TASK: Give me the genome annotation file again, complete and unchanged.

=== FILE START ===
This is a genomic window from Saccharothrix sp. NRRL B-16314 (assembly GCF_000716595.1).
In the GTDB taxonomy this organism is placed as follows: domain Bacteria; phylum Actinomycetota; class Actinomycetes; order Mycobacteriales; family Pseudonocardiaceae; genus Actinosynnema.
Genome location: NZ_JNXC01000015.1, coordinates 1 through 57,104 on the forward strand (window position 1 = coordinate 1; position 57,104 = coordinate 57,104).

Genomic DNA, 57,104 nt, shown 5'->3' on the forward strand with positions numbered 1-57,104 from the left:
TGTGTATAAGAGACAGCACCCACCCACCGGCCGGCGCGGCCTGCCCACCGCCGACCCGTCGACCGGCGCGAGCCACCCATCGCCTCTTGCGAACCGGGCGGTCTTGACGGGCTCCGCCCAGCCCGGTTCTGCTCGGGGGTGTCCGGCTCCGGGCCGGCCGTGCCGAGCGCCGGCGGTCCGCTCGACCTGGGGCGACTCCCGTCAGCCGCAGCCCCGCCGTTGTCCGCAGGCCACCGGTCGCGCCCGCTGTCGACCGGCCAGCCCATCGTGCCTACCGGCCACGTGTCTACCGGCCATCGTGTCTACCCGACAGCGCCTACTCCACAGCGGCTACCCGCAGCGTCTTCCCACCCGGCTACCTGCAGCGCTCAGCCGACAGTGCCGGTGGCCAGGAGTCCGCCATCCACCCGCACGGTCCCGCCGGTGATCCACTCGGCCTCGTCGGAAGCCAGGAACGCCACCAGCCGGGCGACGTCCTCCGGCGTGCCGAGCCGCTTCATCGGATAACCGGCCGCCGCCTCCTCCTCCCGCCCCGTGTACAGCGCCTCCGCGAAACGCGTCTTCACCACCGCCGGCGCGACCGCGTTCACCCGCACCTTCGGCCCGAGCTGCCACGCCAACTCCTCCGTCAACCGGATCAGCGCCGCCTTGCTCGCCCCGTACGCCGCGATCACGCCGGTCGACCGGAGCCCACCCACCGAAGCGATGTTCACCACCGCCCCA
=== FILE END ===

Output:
This is a genomic window from Saccharothrix sp. NRRL B-16314 (assembly GCF_000716595.1).
In the GTDB taxonomy this organism is placed as follows: domain Bacteria; phylum Actinomycetota; class Actinomycetes; order Mycobacteriales; family Pseudonocardiaceae; genus Actinosynnema.
Genome location: NZ_JNXC01000015.1, coordinates 1 through 57,104 on the forward strand (window position 1 = coordinate 1; position 57,104 = coordinate 57,104).

Genomic DNA, 57,104 nt, shown 5'->3' on the forward strand with positions numbered 1-57,104 from the left:
TGTGTATAAGAGACAGCACCCACCCACCGGCCGGCGCGGCCTGCCCACCGCCGACCCGTCGACCGGCGCGAGCCACCCATCGCCTCTTGCGAACCGGGCGGTCTTGACGGGCTCCGCCCAGCCCGGTTCTGCTCGGGGGTGTCCGGCTCCGGGCCGGCCGTGCCGAGCGCCGGCGGTCCGCTCGACCTGGGGCGACTCCCGTCAGCCGCAGCCCCGCCGTTGTCCGCAGGCCACCGGTCGCGCCCGCTGTCGACCGGCCAGCCCATCGTGCCTACCGGCCACGTGTCTACCGGCCATCGTGTCTACCCGACAGCGCCTACTCCACAGCGGCTACCCGCAGCGTCTTCCCACCCGGCTACCTGCAGCGCTCAGCCGACAGTGCCGGTGGCCAGGAGTCCGCCATCCACCCGCACGGTCCCGCCGGTGATCCACTCGGCCTCGTCGGAAGCCAGGAACGCCACCAGCCGGGCGACGTCCTCCGGCGTGCCGAGCCGCTTCATCGGATAACCGGCCGCCGCCTCCTCCTCCCGCCCCGTGTACAGCGCCTCCGCGAAACGCGTCTTCACCACCGCCGGCGCGACCGCGTTCACCCGCACCTTCGGCCCGAGCTGCCACGCCAACTCCTCCGTCAACCGGATCAGCGCCGCCTTGCTCGCCCCGTACGCCGCGATCACGCCGGTCGACCGGAGCCCACCCACCGAAGCGATGTTCACCACCGCCCCA